Mykola Riabchuk | Kundera’s Fallacy, or the Tragedy of ‘Central Europe’ Three Decades Later

The paper attempts at a critical re-reading of Milan Kundera’s seminal 1985 article “The Tragedy of Eastern Europe”. At the time, the passionate claim for the ‘European belonging’ of the Soviet-occupied nations andfor theirlegitimate right to ‘return back’ into the free European family overshadowed the author’s essentialist view ofthe West and exclusivist stance vis-a-vis the rest. By closely tying the claim for freedom with the notion of ‘Europeanness’, the text established, implicitly and probably unintentionally, some hierarchy of ‘more’ and ‘less’ European nations and therefore more and less freedom-loving and deserving of immediate (or not-so-immediate) liberation. Kundera’s concept, as Ukrainian philosopher Volodymyr Yermolenko aptly remarked, “may have been liberating for central Europe, but for the Europe situated further east it was disastrous. Instead of breaking down the wall between East and West, it simply shifted it further eastwards.” Today’s developments in the Central Europe –the alarming growth of nationalism and authoritarianism, the repulsive reaction to the refugee crisis, the startling indifference towards anything happening further eastand striking lack of solidarity with others’ ‘tragedies’ –arecertainly not a result of Kundera’s fallacy but rather a reflection of the same local mentality, samecultural traits and ethnic stereotypes,that were internalized even by the great writer and made him to fail.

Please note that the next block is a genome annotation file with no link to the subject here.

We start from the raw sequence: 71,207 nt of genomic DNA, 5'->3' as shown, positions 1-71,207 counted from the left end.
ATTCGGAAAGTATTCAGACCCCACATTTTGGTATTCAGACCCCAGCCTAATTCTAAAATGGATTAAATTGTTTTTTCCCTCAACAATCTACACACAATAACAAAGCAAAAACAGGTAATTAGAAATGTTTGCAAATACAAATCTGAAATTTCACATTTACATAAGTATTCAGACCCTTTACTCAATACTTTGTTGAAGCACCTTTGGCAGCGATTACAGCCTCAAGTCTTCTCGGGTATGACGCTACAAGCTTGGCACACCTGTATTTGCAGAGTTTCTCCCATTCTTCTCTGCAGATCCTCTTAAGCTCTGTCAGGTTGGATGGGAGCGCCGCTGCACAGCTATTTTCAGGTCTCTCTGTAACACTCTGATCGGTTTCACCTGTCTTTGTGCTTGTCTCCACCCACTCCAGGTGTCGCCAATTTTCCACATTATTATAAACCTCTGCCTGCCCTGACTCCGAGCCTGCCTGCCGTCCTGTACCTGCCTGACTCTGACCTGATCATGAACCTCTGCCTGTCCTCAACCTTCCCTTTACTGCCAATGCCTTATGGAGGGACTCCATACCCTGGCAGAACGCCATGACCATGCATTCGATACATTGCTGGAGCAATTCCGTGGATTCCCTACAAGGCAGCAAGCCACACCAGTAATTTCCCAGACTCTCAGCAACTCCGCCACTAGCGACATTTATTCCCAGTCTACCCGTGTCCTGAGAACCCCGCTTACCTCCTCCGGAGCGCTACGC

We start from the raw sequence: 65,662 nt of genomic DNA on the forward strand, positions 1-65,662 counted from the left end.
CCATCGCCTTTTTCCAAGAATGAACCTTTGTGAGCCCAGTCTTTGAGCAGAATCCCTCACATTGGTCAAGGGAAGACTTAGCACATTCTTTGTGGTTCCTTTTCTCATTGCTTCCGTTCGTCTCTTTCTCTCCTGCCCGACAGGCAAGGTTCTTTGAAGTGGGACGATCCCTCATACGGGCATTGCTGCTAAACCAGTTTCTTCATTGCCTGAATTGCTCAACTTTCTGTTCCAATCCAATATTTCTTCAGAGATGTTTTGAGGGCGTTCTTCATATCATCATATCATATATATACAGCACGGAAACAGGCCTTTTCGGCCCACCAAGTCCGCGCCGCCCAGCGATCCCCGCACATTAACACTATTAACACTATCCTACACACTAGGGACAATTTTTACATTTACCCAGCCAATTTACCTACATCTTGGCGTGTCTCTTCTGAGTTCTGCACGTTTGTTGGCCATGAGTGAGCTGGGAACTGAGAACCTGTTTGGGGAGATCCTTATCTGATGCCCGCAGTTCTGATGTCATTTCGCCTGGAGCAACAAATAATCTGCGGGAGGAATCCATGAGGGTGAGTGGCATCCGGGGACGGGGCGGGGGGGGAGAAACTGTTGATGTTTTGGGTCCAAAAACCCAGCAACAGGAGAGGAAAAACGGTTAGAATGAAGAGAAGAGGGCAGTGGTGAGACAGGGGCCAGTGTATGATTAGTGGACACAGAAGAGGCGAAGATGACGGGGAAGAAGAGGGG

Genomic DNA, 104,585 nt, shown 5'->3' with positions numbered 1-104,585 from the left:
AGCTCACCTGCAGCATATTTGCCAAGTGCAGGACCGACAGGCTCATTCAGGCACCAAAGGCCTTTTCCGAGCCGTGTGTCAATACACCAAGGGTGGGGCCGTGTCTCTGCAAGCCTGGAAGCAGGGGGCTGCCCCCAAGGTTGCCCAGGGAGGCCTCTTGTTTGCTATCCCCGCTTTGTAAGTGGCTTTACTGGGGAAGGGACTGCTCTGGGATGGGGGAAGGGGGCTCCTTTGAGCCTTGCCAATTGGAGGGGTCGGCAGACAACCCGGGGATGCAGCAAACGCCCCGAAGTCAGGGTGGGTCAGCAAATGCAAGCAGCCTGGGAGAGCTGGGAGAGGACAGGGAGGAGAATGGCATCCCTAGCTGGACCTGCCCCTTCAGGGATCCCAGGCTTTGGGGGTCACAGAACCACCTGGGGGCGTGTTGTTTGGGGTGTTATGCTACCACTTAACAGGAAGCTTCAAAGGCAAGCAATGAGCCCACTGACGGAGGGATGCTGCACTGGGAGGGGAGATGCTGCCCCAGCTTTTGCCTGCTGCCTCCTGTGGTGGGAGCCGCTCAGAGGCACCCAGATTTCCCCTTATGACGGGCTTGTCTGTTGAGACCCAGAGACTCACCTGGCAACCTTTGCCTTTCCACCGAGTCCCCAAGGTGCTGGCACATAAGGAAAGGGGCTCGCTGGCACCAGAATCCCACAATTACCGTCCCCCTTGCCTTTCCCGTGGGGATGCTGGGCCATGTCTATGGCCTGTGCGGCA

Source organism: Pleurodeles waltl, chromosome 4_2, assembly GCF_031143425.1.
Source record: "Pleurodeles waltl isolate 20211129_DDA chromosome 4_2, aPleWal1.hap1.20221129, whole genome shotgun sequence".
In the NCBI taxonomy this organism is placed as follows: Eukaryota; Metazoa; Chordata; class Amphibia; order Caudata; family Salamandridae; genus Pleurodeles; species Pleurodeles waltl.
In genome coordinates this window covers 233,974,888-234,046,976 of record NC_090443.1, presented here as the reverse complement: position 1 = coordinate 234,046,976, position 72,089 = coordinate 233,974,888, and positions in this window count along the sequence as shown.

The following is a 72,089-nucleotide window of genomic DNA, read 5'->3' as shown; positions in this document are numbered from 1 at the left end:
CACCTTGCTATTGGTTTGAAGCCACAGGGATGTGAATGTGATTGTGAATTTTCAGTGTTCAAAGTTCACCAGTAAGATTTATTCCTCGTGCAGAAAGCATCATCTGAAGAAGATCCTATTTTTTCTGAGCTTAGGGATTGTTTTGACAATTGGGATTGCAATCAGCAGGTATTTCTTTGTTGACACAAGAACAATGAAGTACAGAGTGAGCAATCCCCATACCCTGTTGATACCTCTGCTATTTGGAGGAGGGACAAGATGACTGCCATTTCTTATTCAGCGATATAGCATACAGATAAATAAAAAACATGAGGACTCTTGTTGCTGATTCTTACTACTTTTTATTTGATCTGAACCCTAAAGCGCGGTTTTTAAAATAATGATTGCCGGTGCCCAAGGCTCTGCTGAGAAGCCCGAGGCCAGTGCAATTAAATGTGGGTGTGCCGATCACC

Tomasz Zarycki | Polish Europeanness as non-Russianess